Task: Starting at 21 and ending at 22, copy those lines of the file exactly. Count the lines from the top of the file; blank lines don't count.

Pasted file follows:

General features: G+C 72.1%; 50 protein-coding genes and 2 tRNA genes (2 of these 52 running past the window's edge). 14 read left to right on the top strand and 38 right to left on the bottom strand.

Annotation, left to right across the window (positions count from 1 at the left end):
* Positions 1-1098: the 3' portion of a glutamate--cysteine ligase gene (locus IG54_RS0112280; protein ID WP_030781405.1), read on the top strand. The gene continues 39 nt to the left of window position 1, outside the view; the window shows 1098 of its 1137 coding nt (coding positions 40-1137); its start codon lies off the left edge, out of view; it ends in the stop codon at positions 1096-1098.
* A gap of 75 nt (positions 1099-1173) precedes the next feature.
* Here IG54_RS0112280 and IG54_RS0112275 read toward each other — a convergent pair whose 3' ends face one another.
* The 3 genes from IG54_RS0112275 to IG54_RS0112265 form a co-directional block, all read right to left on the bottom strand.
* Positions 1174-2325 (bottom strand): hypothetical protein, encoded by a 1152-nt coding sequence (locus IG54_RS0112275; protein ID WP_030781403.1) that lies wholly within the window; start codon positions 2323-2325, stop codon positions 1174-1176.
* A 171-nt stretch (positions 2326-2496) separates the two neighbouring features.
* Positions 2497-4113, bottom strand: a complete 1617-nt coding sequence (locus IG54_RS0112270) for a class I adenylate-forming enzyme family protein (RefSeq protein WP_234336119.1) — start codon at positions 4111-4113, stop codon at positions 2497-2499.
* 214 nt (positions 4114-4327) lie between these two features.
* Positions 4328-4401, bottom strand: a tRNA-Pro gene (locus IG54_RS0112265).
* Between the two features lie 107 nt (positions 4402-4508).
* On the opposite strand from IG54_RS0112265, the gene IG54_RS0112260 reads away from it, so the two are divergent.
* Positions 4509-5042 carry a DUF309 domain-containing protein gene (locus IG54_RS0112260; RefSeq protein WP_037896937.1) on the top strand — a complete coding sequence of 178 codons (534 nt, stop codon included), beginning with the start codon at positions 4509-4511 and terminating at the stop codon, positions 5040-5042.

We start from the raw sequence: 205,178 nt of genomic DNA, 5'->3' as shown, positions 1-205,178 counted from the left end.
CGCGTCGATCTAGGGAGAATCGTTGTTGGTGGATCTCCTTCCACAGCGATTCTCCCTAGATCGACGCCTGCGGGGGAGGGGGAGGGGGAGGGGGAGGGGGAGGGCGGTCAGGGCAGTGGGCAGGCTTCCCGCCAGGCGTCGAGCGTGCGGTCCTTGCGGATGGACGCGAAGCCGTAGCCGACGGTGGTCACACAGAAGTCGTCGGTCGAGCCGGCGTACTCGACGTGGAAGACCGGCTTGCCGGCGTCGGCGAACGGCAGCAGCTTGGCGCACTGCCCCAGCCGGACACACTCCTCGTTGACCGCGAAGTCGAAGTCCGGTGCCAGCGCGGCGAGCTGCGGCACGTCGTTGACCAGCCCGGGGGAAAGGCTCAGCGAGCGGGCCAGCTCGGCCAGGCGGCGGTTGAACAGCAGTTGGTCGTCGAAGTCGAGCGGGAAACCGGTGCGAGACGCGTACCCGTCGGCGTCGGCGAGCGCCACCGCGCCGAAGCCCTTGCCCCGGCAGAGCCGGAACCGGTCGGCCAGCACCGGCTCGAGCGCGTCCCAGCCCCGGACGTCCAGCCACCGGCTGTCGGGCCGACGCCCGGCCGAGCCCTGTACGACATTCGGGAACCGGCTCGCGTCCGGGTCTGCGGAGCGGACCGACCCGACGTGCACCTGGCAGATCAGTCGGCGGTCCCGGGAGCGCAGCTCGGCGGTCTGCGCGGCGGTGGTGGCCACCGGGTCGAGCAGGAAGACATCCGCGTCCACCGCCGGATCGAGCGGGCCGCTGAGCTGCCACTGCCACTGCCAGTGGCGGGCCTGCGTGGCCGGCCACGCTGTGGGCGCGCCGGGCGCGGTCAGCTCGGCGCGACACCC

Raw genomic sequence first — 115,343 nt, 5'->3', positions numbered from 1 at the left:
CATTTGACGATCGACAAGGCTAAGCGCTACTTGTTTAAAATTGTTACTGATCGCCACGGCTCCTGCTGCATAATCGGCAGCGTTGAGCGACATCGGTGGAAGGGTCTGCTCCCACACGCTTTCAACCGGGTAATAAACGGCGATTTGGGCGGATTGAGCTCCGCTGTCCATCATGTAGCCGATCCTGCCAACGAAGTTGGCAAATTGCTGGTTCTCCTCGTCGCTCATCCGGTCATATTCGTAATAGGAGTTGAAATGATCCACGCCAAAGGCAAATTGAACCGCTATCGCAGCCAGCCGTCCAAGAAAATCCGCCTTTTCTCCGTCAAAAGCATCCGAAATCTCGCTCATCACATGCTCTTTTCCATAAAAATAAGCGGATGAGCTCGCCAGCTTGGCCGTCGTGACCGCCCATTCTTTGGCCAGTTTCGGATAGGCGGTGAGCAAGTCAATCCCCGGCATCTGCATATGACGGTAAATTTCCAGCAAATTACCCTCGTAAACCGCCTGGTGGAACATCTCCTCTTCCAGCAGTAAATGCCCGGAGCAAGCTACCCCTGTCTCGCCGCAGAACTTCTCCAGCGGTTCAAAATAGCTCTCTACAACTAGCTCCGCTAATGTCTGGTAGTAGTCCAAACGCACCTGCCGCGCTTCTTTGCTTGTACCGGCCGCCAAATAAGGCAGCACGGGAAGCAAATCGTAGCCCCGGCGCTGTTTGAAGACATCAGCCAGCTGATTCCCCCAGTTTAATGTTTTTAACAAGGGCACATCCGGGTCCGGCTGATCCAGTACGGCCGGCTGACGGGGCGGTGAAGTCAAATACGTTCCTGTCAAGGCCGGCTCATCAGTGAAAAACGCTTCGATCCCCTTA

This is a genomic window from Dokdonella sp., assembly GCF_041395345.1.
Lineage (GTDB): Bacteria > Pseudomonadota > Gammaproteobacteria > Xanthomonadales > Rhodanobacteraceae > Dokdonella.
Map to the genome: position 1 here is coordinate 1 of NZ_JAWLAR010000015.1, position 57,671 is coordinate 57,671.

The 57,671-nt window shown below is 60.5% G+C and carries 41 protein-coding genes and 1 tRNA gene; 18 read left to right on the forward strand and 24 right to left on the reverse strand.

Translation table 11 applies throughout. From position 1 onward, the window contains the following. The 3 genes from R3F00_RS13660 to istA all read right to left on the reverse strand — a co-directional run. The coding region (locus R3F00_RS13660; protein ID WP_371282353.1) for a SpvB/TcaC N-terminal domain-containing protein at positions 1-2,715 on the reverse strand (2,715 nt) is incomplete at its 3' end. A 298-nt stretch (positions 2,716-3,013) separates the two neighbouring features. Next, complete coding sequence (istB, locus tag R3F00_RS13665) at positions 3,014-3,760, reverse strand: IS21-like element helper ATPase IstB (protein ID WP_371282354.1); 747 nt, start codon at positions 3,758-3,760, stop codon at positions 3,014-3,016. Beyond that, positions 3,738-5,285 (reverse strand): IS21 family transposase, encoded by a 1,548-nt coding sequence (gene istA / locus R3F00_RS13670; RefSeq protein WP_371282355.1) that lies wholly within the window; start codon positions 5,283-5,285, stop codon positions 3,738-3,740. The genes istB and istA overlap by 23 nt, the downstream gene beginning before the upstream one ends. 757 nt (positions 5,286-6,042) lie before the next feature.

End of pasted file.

Map to the genome: position 1 here is coordinate 1 of NZ_JAWLAR010000015.1, position 57,671 is coordinate 57,671.

The 57,671-nt window shown below is 60.5% G+C and carries 41 protein-coding genes and 1 tRNA gene; 18 read left to right on the forward strand and 24 right to left on the reverse strand.